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Juntilla's ex-girlfriend testifies against him in Martinsburg murder trial

September 03, 2008|By MATTHEW UMSTEAD

MARTINSBURG, W.Va. -- When Stefanie Brennan returned home after completing a 21-day drug rehab program in June 2007 for her addiction to crack cocaine, the strong odor of cleaning supplies in the house didn't seem out of the ordinary, she said.

"He cleaned like that all the time," Brennan said of her then-boyfriend, Anthony C. Juntilla.

She didn't believe that Juntilla and another man, whom she knew as "Fred," raped and killed a woman, then cleaned up the crime scene while she was trying to get sober.

"At the time I got out of rehab, he was joking about it," Brennan testified Tuesday in Berkeley County Circuit Court during Juntilla's trial.

Tina Marie Starcher, 40, allegedly was forced to have sex with Fred D. Douty II and Juntilla before she was killed over the 2007 Memorial Day weekend in the home that Brennan and Juntilla shared with his adoptive father and brother at 86 Tecumseh Trail, west of Hedgesville, W.Va.

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Starcher's decomposed body was found among briars and weeds in a power line right-of-way along Dam #4 Road and Rockymarsh Run near Scrabble, W.Va., on June 20, 2007.

Juntilla, 39, and Douty, 30, of Martinsburg, were indicted in February 2008 on counts of first-degree murder, felony murder, first-degree sexual assault and conspiracy.

The six men and six women on the jury are expected to hear testimony from Douty, who entered a guilty plea in June 2008 to felony murder. Douty's full cooperation in the state's prosecution of Juntilla could allow him to be eligible for parole after serving 15 years, according to terms of a binding plea agreement. No plea offers have been extended to Juntilla.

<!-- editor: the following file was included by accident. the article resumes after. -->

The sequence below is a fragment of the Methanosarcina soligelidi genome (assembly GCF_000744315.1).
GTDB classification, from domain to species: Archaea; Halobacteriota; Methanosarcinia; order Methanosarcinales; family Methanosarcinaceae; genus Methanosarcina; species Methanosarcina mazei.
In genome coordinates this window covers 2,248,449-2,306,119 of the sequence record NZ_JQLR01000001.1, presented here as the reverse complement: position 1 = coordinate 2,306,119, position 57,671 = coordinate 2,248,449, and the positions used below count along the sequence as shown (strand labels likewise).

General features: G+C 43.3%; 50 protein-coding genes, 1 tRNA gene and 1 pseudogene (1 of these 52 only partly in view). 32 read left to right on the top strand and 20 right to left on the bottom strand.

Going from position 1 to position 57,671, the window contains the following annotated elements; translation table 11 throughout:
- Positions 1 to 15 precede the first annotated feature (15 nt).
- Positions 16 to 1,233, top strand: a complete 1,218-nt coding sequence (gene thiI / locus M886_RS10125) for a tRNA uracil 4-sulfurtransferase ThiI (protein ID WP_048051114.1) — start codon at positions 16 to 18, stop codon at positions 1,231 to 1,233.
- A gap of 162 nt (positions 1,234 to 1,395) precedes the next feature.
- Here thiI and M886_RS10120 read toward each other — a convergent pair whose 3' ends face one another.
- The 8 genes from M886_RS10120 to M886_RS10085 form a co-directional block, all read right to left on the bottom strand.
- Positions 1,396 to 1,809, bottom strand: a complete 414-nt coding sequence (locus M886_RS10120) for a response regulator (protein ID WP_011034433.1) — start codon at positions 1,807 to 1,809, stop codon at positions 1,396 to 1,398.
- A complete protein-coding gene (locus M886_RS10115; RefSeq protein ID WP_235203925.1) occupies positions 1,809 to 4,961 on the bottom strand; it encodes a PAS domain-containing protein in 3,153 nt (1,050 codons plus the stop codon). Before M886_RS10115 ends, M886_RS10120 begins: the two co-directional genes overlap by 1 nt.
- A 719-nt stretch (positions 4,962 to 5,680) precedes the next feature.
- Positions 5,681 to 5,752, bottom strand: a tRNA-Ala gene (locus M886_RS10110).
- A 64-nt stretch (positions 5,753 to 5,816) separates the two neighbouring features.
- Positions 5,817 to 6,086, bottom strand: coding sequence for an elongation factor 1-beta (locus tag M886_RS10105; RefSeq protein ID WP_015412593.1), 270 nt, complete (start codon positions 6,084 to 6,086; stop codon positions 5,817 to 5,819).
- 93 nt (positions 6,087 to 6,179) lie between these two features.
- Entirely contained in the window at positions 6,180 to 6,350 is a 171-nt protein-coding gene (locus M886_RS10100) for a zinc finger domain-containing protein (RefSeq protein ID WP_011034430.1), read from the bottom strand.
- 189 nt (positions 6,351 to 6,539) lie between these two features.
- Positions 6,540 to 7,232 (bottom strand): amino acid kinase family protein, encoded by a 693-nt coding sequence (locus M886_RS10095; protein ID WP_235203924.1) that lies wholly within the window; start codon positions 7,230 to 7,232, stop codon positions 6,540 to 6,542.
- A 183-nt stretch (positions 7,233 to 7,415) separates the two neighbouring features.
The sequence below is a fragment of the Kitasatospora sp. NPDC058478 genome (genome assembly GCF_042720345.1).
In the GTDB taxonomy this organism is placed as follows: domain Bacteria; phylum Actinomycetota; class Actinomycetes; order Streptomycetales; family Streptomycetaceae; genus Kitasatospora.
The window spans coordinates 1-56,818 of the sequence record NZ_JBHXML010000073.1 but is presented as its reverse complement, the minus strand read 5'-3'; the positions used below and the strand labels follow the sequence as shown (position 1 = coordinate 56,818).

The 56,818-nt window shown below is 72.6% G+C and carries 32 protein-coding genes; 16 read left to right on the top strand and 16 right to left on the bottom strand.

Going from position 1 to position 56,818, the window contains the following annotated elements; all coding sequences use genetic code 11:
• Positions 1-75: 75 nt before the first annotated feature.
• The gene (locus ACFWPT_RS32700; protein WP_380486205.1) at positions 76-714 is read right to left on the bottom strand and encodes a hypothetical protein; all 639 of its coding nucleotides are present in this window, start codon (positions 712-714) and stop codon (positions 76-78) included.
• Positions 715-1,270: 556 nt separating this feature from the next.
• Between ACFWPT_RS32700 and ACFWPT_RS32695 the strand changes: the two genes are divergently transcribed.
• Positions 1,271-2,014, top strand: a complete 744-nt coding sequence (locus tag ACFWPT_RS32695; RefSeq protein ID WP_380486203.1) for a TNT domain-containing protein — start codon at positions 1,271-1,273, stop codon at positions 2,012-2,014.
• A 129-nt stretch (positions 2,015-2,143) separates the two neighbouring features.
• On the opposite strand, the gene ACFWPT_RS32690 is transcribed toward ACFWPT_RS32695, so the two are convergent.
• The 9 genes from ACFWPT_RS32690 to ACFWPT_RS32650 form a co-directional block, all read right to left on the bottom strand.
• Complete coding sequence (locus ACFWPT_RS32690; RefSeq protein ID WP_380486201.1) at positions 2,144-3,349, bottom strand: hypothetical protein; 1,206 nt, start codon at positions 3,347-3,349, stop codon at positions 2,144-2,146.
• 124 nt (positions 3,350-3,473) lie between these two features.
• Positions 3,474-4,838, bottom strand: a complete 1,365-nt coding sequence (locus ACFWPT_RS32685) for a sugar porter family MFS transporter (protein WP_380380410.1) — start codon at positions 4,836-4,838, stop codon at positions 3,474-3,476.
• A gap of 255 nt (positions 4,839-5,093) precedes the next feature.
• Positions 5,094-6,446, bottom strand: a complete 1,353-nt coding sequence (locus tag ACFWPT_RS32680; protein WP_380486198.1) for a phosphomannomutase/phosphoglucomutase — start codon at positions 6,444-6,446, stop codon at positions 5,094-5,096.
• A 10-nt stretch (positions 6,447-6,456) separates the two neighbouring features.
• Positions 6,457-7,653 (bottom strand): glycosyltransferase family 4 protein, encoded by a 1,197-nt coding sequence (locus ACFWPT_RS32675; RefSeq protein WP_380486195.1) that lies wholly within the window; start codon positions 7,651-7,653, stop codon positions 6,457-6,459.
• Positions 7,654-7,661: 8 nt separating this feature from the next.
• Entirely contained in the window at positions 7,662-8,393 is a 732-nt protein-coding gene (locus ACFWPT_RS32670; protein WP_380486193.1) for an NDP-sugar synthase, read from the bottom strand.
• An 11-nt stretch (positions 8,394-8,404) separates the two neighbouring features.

In opening statements Tuesday, defense attorney B. Craig Manford told the jury that Douty and Brennan both have motives to lie about what happened.

"The evidence is going to show you can't believe one word out of his mouth," said Manford, referring to a two-hour interview Douty had with police about Starcher's death.

"Fred just basically lied about everything," Manford added.

Brennan had reason to lie because Juntilla failed to help her regain custody of their child after he failed drug tests while she was attempting to get sober.

Prosecuting Attorney Pamela Games-Neely conceded in her opening statement that she wasn't going tell them that Douty was "a nice person." Yet, she maintained that his account of what happened would match up with the story Brennan told police.

Brennan testified that she didn't know the co-defendant before his arrest for Starcher's murder or talk with him about what happened.

"Juntilla told me they both raped her," Brennan said.

After meeting in Martinsburg and returning to his house to use crack cocaine, Juntilla allegedly claimed Starcher initially consented to sex. Brennan said Juntilla repeatedly was asked by Starcher to stop having intercourse before he struck her in the head and then knocked her unconscious.

The men then carried Starcher from the basement to the first-floor bathroom, where Juntilla eventually slit her throat, Brennan said she was told.

"He scrubbed the shower and ... where he couldn't get the blood off, he recaulked," Brennan said.

Jurors were shown more than 20 photographs taken by police in the home, including images of apparent blood stains on the couch, shower curtain, bathroom floor mat, indentations on the basement wall, hair on the roller of a vacuum cleaner and two, large blue plastic totes.

Brennan said Juntilla told her that he stuffed Starcher into one of the totes, put in her in the back of his father's car and drove to Dam #4 Road, where they dumped the victim's body.

State Police Trooper D.S. See testified that investigators found the totes stacked in a back portion of the house.

Brennan testified that one of them had contained her personal belongings and another had Juntilla's tools in it in two different areas of the house.

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